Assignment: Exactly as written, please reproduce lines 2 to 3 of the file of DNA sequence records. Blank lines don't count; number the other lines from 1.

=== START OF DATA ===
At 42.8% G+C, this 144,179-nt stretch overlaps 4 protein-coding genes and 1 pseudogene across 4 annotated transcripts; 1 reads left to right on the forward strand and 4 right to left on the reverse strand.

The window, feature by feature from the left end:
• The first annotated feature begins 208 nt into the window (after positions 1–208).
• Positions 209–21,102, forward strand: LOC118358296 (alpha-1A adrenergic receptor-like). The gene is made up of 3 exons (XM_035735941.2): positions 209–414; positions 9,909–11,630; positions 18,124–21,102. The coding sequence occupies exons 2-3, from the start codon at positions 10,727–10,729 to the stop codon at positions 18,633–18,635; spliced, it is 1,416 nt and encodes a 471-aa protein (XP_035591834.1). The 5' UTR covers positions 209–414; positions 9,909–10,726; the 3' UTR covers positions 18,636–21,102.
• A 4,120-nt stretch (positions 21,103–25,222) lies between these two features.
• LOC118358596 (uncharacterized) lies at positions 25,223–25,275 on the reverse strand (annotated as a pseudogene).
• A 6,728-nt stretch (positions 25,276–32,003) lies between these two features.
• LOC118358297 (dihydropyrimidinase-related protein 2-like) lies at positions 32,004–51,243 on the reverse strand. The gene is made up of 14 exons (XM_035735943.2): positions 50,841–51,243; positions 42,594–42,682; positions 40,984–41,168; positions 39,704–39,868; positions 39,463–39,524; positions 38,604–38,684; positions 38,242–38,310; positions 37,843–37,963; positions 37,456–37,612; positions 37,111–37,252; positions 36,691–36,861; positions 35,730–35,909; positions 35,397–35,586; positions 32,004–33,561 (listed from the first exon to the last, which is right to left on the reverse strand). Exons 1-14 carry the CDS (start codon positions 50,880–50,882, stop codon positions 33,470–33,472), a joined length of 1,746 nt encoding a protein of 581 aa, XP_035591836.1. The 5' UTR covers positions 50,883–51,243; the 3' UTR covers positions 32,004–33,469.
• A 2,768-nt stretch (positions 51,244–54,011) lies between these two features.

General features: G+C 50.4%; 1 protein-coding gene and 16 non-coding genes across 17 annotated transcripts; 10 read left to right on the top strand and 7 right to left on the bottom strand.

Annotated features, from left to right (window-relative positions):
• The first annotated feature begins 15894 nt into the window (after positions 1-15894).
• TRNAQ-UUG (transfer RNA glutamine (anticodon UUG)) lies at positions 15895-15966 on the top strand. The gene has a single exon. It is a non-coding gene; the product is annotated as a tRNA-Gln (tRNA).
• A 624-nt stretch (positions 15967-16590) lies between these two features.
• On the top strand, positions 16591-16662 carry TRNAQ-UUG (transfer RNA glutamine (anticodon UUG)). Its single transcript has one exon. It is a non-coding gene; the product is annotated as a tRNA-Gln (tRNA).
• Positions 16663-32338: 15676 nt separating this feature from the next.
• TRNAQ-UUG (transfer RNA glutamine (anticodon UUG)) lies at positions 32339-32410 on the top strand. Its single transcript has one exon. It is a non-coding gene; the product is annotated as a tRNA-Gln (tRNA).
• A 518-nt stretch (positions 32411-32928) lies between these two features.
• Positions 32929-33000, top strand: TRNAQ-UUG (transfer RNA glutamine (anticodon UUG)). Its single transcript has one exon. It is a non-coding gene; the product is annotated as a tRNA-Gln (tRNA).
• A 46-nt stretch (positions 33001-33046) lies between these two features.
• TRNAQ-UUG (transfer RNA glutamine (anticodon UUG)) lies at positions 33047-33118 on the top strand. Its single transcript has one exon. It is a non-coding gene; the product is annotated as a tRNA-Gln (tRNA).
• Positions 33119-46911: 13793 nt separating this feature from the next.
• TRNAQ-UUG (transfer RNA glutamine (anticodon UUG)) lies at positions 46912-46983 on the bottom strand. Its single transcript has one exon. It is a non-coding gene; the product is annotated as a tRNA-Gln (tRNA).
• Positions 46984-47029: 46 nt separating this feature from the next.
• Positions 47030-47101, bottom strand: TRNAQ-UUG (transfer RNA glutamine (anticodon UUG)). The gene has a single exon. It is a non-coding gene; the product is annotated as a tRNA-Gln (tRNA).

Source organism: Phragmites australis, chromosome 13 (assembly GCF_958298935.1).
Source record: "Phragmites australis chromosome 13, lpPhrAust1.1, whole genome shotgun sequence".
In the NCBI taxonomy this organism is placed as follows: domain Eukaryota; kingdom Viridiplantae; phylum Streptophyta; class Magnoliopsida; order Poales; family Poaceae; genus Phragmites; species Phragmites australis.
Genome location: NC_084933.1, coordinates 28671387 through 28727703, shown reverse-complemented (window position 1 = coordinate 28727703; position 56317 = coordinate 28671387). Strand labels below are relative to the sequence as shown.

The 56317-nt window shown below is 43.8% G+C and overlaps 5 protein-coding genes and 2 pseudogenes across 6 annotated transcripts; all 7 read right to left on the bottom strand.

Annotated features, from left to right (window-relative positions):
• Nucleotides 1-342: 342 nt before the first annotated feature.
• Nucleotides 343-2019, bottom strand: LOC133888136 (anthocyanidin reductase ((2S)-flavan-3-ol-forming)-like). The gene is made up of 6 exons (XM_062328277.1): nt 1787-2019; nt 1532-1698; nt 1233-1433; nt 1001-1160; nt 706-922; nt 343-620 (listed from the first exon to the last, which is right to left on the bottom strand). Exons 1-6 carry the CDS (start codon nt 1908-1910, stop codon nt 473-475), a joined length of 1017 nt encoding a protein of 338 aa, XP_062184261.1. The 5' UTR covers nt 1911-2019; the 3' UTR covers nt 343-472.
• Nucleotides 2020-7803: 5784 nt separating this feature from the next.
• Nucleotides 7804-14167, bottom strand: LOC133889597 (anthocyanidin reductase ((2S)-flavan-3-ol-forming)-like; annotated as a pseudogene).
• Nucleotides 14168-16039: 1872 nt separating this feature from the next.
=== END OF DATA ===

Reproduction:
The window, feature by feature from the left end:
• The first annotated feature begins 208 nt into the window (after positions 1–208).